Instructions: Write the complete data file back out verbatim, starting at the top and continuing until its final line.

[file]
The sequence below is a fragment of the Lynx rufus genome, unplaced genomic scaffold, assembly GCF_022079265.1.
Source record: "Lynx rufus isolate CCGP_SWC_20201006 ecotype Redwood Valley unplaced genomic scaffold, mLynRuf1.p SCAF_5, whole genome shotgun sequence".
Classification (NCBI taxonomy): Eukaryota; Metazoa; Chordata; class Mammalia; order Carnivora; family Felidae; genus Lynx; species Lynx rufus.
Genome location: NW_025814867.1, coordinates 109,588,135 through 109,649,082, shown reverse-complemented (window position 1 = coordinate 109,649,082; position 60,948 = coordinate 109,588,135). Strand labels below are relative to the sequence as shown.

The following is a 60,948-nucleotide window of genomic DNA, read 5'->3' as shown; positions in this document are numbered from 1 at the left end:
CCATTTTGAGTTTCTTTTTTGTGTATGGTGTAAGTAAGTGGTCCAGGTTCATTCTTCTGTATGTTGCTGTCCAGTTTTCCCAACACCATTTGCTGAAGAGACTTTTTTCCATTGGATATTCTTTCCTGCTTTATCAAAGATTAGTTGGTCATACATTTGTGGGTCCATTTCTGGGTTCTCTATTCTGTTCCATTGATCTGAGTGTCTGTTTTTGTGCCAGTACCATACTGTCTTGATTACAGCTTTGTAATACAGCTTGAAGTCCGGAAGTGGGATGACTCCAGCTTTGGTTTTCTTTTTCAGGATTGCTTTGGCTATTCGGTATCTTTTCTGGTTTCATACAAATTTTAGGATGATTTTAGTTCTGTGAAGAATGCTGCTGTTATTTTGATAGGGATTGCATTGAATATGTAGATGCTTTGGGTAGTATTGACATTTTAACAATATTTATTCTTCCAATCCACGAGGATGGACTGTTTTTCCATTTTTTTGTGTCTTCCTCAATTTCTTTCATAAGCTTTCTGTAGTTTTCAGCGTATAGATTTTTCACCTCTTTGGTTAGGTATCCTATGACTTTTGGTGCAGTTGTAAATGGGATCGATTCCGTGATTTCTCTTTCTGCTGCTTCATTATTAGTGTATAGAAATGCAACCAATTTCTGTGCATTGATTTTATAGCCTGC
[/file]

The sequence below is a fragment of the Lynx rufus genome, unplaced genomic scaffold, assembly GCF_022079265.1.
Source record: "Lynx rufus isolate CCGP_SWC_20201006 ecotype Redwood Valley unplaced genomic scaffold, mLynRuf1.p SCAF_5, whole genome shotgun sequence".
Classification (NCBI taxonomy): Eukaryota; Metazoa; Chordata; class Mammalia; order Carnivora; family Felidae; genus Lynx; species Lynx rufus.
Genome location: NW_025814867.1, coordinates 109,588,135 through 109,649,082, shown reverse-complemented (window position 1 = coordinate 109,649,082; position 60,948 = coordinate 109,588,135). Strand labels below are relative to the sequence as shown.

The following is a 60,948-nucleotide window of genomic DNA, read 5'->3' as shown; positions in this document are numbered from 1 at the left end:
CCATTTTGAGTTTCTTTTTTGTGTATGGTGTAAGTAAGTGGTCCAGGTTCATTCTTCTGTATGTTGCTGTCCAGTTTTCCCAACACCATTTGCTGAAGAGACTTTTTTCCATTGGATATTCTTTCCTGCTTTATCAAAGATTAGTTGGTCATACATTTGTGGGTCCATTTCTGGGTTCTCTATTCTGTTCCATTGATCTGAGTGTCTGTTTTTGTGCCAGTACCATACTGTCTTGATTACAGCTTTGTAATACAGCTTGAAGTCCGGAAGTGGGATGACTCCAGCTTTGGTTTTCTTTTTCAGGATTGCTTTGGCTATTCGGTATCTTTTCTGGTTTCATACAAATTTTAGGATGATTTTAGTTCTGTGAAGAATGCTGCTGTTATTTTGATAGGGATTGCATTGAATATGTAGATGCTTTGGGTAGTATTGACATTTTAACAATATTTATTCTTCCAATCCACGAGGATGGACTGTTTTTCCATTTTTTTGTGTCTTCCTCAATTTCTTTCATAAGCTTTCTGTAGTTTTCAGCGTATAGATTTTTCACCTCTTTGGTTAGGTATCCTATGACTTTTGGTGCAGTTGTAAATGGGATCGATTCCGTGATTTCTCTTTCTGCTGCTTCATTATTAGTGTATAGAAATGCAACCAATTTCTGTGCATTGATTTTATAGCCTGC